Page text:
When giving a presentation or speech, you have to engage your audience effectively in order to truly get your point across. Unlike a written editorial or newsletter, your speech is fleeting; once you’ve said everything you set out to say, you don’t get a second chance to have your voice heard in that specific arena.

You need to make sure your audience hangs on to every word you say, from your introduction to your wrap-up. You can do so by:

1. Connecting them with each other

Picture your typical rock concert. What’s the first thing the singer says to the crowd after jumping out on stage? “Hello (insert city name here)!” Just acknowledging that he’s coherent enough to know where he is is enough for the audience to go wild and get into the show.

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It makes each individual feel as if they’re a part of something bigger. The same goes for any public speaking event. When an audience hears, “You’re all here because you care deeply about wildlife preservation,” it gives them a sense that they’re not just there to listen, but they’re there to connect with the like-minded people all around them.

2. Connect with their emotions

Speakers always try to get their audience emotionally involved in whatever topic they’re discussing. There are a variety of ways in which to do this, such as using statistics, stories, pictures or videos that really show the importance of the topic at hand.

For example, showing pictures of the aftermath of an accident related to drunk driving will certainly send a specific message to an audience of teenagers and young adults. While doing so might be emotionally nerve-racking to the crowd, it may be necessary to get your point across and engage them fully.

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3. Keep going back to the beginning

Revisit your theme throughout your presentation. Although you should give your audience the credit they deserve and know that they can follow along, linking back to your initial thesis can act as a subconscious reminder of why what you’re currently telling them is important.

On the other hand, if you simply mention your theme or the point of your speech at the beginning and never mention it again, it gives your audience the impression that it’s not really that important.

4. Link to your audience’s motivation

After you’ve acknowledged your audience’s common interests in being present, discuss their motivation for being there. Be specific. Using the previous example, if your audience clearly cares about wildlife preservation, discuss what can be done to help save endangered species’ from extinction.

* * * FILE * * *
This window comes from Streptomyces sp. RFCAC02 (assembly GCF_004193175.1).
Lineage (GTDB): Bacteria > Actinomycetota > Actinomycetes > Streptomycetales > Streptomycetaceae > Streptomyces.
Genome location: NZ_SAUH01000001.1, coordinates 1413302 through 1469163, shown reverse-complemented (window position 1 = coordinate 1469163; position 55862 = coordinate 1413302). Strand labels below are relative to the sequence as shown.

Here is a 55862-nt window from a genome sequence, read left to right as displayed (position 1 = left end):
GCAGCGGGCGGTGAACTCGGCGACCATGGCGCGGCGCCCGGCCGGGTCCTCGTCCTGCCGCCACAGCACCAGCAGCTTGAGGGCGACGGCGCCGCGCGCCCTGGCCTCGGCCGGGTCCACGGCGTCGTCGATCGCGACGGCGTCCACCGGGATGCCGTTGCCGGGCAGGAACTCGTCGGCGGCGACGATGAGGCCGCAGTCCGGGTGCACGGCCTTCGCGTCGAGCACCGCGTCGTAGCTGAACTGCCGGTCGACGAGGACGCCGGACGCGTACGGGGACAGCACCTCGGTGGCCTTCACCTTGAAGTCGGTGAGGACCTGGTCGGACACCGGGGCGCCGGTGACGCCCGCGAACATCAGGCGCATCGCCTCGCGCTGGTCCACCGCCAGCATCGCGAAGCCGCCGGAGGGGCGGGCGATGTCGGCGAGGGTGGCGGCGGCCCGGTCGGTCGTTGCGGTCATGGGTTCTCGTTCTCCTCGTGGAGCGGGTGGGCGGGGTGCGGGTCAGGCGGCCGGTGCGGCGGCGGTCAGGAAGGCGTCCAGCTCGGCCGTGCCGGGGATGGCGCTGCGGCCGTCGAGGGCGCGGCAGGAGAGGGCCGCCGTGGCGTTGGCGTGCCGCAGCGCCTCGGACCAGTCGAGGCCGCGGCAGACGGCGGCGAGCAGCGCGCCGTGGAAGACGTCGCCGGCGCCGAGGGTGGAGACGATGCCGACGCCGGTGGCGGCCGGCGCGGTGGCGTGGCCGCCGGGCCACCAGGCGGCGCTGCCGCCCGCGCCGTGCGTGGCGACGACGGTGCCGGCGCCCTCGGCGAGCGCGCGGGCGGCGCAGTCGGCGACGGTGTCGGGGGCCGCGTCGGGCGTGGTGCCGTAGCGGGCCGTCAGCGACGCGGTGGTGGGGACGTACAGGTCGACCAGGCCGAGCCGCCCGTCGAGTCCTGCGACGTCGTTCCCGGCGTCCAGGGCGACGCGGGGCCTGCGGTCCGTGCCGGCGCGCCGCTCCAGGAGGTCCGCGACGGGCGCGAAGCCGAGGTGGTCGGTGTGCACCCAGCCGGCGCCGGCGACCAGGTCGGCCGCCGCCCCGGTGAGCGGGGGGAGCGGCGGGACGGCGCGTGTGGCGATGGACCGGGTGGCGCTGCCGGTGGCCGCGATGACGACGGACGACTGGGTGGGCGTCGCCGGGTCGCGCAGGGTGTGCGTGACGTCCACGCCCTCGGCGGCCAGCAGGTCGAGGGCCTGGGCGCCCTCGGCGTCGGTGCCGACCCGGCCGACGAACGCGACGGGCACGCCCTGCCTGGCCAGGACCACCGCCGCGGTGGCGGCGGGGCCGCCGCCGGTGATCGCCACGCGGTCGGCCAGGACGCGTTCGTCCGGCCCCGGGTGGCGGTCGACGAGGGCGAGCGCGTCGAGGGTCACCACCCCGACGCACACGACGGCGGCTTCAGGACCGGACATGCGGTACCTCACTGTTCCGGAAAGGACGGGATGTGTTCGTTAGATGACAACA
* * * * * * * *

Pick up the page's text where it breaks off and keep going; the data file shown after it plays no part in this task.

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Don’t just give them cold, hard facts; use the facts to make a point that they can use to better themselves or the world in some way.

5. Entertain them

While not all speeches or presentations are meant to be entertaining in a comedic way, audiences will become thoroughly engaged in anecdotes that relate to the overall theme of the speech. We discussed appealing to emotions, and that’s exactly what a speaker sets out to do when he tells a story from his past or that of a well-known historical figure.

Speakers usually tell more than one story in order to show that the first one they told isn’t simply an anomaly, and that whatever outcome they’re attempting to prove will consistently reoccur, given certain circumstances.

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6. Appeal to loyalty

Just like the musician mentioning the town he’s playing in will get the audience ready to rock, speakers need to appeal to their audience’s loyalty to their country, company, product or cause. Show them how important it is that they’re present and listening to your speech by making your words hit home to each individual.

In doing so, the members of your audience will feel as if you’re speaking directly to them while you’re addressing the entire crowd.

7. Tell them the benefits of the presentation

Early on in your presentation, you should tell your audience exactly what they’ll learn, and exactly how they’ll learn it. Don’t expect them to listen if they don’t have clear-cut information to listen for. On the other hand, if they know what to listen for, they’ll be more apt to stay engaged throughout your entire presentation so they don’t miss anything.

Featured photo credit: Flickr via farm4.staticflickr.com